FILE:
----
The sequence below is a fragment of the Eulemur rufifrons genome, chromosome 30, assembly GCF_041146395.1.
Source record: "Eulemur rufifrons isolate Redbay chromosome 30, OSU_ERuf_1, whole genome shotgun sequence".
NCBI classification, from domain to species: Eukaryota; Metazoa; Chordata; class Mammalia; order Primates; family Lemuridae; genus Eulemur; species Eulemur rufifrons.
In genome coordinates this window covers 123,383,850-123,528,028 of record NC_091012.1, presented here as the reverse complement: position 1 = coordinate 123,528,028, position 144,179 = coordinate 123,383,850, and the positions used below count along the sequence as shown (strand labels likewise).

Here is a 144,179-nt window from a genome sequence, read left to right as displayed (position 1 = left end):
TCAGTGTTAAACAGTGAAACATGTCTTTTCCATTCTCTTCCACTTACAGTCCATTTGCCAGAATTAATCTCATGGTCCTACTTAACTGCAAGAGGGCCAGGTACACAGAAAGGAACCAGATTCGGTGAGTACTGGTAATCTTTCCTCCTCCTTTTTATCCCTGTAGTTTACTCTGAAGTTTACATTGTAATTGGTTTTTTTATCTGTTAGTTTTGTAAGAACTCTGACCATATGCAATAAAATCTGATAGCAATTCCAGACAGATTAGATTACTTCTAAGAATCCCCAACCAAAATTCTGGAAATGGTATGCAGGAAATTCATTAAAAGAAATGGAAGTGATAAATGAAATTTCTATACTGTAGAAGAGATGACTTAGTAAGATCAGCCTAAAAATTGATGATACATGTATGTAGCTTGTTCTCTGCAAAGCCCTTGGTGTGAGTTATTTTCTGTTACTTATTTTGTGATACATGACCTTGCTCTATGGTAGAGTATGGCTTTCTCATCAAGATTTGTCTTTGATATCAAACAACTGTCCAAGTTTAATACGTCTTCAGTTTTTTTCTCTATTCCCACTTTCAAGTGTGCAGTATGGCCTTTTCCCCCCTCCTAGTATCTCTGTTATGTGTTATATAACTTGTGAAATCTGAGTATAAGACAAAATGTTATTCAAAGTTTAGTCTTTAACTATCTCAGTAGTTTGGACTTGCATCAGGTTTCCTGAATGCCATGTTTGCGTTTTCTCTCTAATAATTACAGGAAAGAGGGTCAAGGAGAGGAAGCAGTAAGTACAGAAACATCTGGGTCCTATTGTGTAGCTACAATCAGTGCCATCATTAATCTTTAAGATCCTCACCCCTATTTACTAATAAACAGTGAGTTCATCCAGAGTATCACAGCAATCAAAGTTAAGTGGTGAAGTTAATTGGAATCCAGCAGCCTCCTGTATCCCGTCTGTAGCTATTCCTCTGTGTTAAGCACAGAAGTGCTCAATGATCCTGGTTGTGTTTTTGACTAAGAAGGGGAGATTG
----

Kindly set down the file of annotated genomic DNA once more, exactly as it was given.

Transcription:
The sequence below is a fragment of the Eulemur rufifrons genome, chromosome 30, assembly GCF_041146395.1.
Source record: "Eulemur rufifrons isolate Redbay chromosome 30, OSU_ERuf_1, whole genome shotgun sequence".
NCBI classification, from domain to species: Eukaryota; Metazoa; Chordata; class Mammalia; order Primates; family Lemuridae; genus Eulemur; species Eulemur rufifrons.
In genome coordinates this window covers 123,383,850-123,528,028 of record NC_091012.1, presented here as the reverse complement: position 1 = coordinate 123,528,028, position 144,179 = coordinate 123,383,850, and the positions used below count along the sequence as shown (strand labels likewise).

Here is a 144,179-nt window from a genome sequence, read left to right as displayed (position 1 = left end):
TCAGTGTTAAACAGTGAAACATGTCTTTTCCATTCTCTTCCACTTACAGTCCATTTGCCAGAATTAATCTCATGGTCCTACTTAACTGCAAGAGGGCCAGGTACACAGAAAGGAACCAGATTCGGTGAGTACTGGTAATCTTTCCTCCTCCTTTTTATCCCTGTAGTTTACTCTGAAGTTTACATTGTAATTGGTTTTTTTATCTGTTAGTTTTGTAAGAACTCTGACCATATGCAATAAAATCTGATAGCAATTCCAGACAGATTAGATTACTTCTAAGAATCCCCAACCAAAATTCTGGAAATGGTATGCAGGAAATTCATTAAAAGAAATGGAAGTGATAAATGAAATTTCTATACTGTAGAAGAGATGACTTAGTAAGATCAGCCTAAAAATTGATGATACATGTATGTAGCTTGTTCTCTGCAAAGCCCTTGGTGTGAGTTATTTTCTGTTACTTATTTTGTGATACATGACCTTGCTCTATGGTAGAGTATGGCTTTCTCATCAAGATTTGTCTTTGATATCAAACAACTGTCCAAGTTTAATACGTCTTCAGTTTTTTTCTCTATTCCCACTTTCAAGTGTGCAGTATGGCCTTTTCCCCCCTCCTAGTATCTCTGTTATGTGTTATATAACTTGTGAAATCTGAGTATAAGACAAAATGTTATTCAAAGTTTAGTCTTTAACTATCTCAGTAGTTTGGACTTGCATCAGGTTTCCTGAATGCCATGTTTGCGTTTTCTCTCTAATAATTACAGGAAAGAGGGTCAAGGAGAGGAAGCAGTAAGTACAGAAACATCTGGGTCCTATTGTGTAGCTACAATCAGTGCCATCATTAATCTTTAAGATCCTCACCCCTATTTACTAATAAACAGTGAGTTCATCCAGAGTATCACAGCAATCAAAGTTAAGTGGTGAAGTTAATTGGAATCCAGCAGCCTCCTGTATCCCGTCTGTAGCTATTCCTCTGTGTTAAGCACAGAAGTGCTCAATGATCCTGGTTGTGTTTTTGACTAAGAAGGGGAGATTG